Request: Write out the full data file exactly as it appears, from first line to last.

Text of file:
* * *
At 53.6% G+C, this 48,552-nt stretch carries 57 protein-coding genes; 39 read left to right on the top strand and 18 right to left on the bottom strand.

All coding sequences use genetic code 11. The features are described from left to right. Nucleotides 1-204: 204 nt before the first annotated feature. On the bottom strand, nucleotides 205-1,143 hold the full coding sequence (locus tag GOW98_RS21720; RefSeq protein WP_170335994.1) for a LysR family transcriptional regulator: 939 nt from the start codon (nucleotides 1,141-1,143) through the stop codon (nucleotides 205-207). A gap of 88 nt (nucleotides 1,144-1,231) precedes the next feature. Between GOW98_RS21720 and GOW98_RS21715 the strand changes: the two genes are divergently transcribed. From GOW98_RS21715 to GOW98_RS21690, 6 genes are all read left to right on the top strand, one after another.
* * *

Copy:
At 53.6% G+C, this 48,552-nt stretch carries 57 protein-coding genes; 39 read left to right on the top strand and 18 right to left on the bottom strand.

All coding sequences use genetic code 11. The features are described from left to right. Nucleotides 1-204: 204 nt before the first annotated feature. On the bottom strand, nucleotides 205-1,143 hold the full coding sequence (locus tag GOW98_RS21720; RefSeq protein WP_170335994.1) for a LysR family transcriptional regulator: 939 nt from the start codon (nucleotides 1,141-1,143) through the stop codon (nucleotides 205-207). A gap of 88 nt (nucleotides 1,144-1,231) precedes the next feature. Between GOW98_RS21720 and GOW98_RS21715 the strand changes: the two genes are divergently transcribed. From GOW98_RS21715 to GOW98_RS21690, 6 genes are all read left to right on the top strand, one after another.